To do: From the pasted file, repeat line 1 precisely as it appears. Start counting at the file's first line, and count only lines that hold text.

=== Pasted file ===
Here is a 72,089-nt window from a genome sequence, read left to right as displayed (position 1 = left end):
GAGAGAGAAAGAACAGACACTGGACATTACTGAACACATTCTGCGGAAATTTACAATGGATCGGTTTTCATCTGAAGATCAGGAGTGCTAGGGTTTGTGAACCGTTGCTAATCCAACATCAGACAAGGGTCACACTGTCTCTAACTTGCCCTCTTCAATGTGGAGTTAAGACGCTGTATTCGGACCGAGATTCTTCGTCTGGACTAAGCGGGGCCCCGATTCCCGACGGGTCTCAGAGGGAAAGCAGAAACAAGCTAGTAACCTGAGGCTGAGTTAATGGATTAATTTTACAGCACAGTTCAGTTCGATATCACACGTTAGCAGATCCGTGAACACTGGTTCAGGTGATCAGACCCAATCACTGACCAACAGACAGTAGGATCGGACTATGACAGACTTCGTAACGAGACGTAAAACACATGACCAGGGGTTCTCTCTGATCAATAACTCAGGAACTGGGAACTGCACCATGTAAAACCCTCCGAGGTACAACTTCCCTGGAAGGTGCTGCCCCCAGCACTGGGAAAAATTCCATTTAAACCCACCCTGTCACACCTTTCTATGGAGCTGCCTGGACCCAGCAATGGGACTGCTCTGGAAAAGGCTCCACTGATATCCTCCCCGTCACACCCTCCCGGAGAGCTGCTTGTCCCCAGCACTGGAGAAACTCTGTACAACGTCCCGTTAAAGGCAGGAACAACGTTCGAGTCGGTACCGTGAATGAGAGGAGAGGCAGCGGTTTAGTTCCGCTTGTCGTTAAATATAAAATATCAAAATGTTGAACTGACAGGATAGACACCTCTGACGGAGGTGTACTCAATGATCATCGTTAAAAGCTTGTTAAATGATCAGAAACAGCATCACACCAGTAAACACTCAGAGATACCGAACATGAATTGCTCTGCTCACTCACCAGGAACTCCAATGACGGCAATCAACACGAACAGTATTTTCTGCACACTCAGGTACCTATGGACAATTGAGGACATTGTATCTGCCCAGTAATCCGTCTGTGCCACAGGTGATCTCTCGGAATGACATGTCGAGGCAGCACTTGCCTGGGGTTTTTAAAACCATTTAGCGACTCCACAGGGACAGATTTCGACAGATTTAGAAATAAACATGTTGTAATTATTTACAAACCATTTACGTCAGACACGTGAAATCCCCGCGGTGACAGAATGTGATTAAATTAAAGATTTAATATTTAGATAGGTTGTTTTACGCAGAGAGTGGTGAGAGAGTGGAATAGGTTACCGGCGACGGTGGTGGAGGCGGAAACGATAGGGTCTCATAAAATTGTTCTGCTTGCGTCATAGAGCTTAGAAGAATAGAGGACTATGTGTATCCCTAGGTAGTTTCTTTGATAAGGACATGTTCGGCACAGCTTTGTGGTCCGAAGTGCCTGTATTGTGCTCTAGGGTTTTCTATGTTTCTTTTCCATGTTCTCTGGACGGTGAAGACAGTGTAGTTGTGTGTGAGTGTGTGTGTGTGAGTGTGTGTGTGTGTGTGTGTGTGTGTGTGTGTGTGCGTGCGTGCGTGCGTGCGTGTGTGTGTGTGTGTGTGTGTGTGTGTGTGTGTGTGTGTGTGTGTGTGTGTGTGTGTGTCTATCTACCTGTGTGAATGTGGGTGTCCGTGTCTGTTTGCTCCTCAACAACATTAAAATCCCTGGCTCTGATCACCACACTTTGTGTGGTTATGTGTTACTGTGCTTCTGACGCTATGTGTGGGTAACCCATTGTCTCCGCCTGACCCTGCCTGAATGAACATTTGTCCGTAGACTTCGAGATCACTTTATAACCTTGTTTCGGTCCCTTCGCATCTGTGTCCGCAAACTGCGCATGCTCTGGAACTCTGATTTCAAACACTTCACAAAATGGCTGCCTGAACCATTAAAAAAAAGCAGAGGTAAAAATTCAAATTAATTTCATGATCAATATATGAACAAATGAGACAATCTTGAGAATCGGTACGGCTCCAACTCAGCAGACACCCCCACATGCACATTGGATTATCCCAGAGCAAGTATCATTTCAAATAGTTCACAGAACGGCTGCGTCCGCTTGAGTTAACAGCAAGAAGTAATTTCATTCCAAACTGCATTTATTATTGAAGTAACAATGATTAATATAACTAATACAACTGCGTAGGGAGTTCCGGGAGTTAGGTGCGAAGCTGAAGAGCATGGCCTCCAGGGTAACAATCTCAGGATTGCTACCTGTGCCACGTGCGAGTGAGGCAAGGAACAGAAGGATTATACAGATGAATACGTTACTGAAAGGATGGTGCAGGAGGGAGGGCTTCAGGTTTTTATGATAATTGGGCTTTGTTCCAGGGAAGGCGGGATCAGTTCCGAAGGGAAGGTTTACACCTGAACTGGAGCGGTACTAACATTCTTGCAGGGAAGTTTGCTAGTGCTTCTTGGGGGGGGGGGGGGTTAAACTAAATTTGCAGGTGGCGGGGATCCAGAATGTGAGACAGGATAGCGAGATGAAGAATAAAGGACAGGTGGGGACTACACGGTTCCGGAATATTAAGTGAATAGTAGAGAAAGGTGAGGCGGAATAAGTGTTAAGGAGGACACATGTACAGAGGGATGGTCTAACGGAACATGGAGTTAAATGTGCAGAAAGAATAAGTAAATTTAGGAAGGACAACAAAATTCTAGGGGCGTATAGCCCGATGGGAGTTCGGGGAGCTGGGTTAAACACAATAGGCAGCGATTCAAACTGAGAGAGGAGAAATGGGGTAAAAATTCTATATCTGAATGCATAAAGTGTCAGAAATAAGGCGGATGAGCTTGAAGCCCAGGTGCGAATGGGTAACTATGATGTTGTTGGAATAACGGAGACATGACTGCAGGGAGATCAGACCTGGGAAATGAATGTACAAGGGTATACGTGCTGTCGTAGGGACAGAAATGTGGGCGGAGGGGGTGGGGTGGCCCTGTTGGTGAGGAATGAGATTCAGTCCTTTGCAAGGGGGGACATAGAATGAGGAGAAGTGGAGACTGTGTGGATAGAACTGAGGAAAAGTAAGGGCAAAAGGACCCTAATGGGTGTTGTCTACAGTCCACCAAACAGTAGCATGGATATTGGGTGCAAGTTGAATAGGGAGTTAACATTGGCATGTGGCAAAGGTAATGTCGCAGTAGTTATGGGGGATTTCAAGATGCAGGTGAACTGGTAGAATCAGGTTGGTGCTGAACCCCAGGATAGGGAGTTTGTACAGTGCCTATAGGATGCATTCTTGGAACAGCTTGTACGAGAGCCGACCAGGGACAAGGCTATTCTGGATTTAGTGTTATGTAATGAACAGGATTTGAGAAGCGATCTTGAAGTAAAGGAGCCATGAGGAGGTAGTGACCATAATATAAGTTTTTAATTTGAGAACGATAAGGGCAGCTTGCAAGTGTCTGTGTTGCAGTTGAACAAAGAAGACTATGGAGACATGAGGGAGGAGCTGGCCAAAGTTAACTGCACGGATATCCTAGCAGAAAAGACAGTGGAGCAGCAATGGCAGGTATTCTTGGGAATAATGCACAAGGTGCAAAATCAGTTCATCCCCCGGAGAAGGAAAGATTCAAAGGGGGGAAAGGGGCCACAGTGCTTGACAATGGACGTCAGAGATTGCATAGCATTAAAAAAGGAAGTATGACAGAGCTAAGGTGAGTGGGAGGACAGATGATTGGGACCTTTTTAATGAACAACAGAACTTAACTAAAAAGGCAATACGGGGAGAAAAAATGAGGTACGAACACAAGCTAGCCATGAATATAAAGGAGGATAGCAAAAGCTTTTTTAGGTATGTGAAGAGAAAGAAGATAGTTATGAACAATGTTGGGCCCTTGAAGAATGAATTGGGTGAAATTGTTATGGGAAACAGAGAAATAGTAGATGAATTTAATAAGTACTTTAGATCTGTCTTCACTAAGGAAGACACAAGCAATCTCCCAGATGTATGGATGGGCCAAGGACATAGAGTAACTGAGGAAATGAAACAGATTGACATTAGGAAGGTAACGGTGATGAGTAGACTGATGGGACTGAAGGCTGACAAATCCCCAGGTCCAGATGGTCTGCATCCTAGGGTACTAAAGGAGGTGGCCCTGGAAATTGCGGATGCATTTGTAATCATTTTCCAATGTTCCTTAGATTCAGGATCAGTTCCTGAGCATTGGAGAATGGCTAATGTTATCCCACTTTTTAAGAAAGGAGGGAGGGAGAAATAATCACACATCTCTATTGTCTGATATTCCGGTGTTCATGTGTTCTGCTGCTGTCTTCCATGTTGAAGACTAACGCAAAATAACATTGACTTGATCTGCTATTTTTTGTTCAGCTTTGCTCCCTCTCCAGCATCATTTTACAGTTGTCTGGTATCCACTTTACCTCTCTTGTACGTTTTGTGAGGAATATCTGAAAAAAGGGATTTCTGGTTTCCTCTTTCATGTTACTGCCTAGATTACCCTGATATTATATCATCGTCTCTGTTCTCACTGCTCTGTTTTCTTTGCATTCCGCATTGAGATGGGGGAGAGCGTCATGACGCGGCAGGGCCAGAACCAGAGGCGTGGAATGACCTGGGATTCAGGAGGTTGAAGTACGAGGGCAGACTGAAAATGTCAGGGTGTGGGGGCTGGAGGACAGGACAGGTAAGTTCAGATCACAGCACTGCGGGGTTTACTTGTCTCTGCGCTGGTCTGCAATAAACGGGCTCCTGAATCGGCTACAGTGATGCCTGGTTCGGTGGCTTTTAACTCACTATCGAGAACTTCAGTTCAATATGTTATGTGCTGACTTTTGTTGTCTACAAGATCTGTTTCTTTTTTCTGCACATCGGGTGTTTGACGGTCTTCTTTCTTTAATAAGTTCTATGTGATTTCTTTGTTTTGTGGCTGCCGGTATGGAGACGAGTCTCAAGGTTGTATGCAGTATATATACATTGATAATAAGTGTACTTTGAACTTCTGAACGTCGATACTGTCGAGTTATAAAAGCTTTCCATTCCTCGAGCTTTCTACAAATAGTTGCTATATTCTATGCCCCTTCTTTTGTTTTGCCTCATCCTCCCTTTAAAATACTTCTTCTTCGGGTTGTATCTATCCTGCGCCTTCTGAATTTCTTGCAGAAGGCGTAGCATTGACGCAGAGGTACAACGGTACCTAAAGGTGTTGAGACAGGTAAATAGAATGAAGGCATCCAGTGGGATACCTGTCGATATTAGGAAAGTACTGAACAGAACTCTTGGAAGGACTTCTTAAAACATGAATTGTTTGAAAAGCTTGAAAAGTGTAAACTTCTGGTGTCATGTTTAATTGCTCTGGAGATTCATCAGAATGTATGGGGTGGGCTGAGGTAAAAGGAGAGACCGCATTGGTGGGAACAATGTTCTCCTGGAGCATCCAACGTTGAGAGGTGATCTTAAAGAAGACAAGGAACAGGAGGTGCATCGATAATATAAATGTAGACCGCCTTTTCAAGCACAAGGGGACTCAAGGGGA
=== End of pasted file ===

Here is a 72,089-nt window from a genome sequence, read left to right as displayed (position 1 = left end):